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I have trouble understanding the first lemma proof of the Herbrand's theorem section of the book. The proof of the lemma starts with a closed existential formula A and proves that A is a theorem iff T[$\neg$ B] is inconsistent, where B is the matrix of A. Then it invokes the consistency theorem (which states that an open Theory T is inconsistent iff there is a quasi-tautology which is a disjunction of negations of instances of nonlogical axioms of T ) as a chain to prove the lemma. But to use that, shouldn't $\neg$ B be a non-logical axiom of T ? and this can't even be a case, since the lemma states that T is a theory with no nonlogical axioms.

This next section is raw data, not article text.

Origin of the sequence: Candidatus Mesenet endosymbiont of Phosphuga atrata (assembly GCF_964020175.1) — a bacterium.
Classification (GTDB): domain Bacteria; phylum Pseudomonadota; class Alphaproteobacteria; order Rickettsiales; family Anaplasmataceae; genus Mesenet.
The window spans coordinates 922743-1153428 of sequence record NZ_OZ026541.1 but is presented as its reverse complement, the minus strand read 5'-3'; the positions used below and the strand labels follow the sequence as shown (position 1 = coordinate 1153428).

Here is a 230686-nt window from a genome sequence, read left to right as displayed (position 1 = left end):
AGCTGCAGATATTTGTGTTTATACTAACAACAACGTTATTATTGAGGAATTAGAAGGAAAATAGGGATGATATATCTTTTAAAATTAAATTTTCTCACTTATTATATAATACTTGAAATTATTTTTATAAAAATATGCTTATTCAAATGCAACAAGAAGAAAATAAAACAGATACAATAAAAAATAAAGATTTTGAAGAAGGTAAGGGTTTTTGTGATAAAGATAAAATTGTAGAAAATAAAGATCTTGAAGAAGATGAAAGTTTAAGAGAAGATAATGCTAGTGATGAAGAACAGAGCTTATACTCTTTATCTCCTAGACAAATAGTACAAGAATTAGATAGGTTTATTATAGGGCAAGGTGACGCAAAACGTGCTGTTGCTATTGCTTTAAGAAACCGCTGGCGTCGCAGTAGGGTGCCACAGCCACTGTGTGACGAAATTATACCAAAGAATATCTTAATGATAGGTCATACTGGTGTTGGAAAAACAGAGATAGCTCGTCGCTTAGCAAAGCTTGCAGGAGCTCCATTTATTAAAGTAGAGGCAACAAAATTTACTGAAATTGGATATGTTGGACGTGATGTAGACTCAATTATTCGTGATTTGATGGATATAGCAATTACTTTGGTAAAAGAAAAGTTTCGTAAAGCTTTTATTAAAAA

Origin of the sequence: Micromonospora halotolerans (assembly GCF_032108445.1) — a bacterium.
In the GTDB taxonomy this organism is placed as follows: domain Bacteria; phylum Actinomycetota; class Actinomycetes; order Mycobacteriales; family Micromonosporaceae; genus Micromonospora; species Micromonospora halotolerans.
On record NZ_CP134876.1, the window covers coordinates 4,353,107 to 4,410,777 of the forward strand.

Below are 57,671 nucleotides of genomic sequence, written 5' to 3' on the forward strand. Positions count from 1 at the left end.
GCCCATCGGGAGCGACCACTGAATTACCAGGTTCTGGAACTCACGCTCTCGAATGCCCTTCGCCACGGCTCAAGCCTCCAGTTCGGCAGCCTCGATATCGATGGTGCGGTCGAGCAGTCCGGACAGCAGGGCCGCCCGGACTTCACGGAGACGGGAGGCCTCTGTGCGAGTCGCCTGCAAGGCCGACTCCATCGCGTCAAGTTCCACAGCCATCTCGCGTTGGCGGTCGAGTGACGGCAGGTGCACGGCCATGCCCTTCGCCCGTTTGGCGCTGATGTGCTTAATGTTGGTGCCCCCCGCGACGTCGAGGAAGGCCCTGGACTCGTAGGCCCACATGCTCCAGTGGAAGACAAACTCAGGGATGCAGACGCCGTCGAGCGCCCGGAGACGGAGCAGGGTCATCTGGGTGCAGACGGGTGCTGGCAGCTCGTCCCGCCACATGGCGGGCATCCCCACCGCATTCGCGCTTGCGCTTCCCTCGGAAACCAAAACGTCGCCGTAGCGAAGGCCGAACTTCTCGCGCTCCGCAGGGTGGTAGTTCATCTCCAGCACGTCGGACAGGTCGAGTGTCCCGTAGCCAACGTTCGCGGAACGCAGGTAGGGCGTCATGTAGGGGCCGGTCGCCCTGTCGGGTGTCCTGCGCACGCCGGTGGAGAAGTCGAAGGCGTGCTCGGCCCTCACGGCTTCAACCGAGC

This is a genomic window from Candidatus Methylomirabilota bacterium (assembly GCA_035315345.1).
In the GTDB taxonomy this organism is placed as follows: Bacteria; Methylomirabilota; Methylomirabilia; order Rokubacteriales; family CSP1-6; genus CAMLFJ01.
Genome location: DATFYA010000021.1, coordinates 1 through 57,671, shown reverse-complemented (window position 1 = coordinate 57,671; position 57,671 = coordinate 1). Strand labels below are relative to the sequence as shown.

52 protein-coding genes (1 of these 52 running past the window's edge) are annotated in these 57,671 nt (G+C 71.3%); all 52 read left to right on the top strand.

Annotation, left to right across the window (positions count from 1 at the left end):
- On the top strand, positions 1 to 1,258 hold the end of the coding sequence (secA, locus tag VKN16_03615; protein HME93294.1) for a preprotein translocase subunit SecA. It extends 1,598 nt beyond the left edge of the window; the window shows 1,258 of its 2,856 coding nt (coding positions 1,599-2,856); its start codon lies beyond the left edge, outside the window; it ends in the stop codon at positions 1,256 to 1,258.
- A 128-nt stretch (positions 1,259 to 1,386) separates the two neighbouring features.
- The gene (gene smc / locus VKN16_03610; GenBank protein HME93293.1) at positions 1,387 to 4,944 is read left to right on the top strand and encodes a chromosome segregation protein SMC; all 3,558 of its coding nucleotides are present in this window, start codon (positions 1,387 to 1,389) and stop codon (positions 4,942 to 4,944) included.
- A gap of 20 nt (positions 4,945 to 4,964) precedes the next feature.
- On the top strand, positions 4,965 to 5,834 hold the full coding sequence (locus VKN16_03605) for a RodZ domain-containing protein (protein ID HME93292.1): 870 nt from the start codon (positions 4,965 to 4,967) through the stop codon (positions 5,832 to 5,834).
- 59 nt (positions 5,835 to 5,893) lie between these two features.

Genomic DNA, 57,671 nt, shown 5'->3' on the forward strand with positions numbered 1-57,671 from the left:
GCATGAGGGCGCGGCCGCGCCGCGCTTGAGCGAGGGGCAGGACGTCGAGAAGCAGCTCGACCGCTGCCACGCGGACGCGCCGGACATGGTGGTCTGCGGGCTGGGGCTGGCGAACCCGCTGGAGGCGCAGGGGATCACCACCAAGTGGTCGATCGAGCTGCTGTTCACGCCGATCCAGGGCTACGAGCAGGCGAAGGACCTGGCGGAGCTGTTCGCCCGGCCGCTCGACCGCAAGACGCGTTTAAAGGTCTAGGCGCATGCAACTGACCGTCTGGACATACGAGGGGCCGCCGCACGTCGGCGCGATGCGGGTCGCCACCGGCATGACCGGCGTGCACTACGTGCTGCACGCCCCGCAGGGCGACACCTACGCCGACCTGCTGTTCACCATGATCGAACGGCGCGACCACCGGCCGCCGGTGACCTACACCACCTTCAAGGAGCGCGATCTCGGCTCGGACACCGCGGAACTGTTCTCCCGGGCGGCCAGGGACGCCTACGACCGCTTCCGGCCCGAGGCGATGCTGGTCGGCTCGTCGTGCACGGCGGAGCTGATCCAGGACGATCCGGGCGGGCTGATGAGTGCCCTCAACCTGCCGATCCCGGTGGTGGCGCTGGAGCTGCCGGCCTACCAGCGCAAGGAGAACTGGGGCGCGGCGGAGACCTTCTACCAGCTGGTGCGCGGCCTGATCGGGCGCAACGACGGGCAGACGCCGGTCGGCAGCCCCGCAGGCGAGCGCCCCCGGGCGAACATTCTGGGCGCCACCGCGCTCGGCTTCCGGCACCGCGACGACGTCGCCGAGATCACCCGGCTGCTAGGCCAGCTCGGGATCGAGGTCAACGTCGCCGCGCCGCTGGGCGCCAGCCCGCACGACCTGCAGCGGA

Here's where i take a look at to help me understand the argument. In this proof the same technique is adopted.

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Apply the consistency theorem to the theory $\mathbf{T[not B]}$ rather than to $\mathbf{T}$.

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  • $\begingroup$ Yes i eventually figured it out, i think i got some confusion about terminology by the book. Since T has no nonlogical axioms, T[notB] has only notB as nonlogical axiom and then the consistency theorem holds there for instances of notnotB. Thank you very much! $\endgroup$
    – doze
    Sep 24 '16 at 23:22

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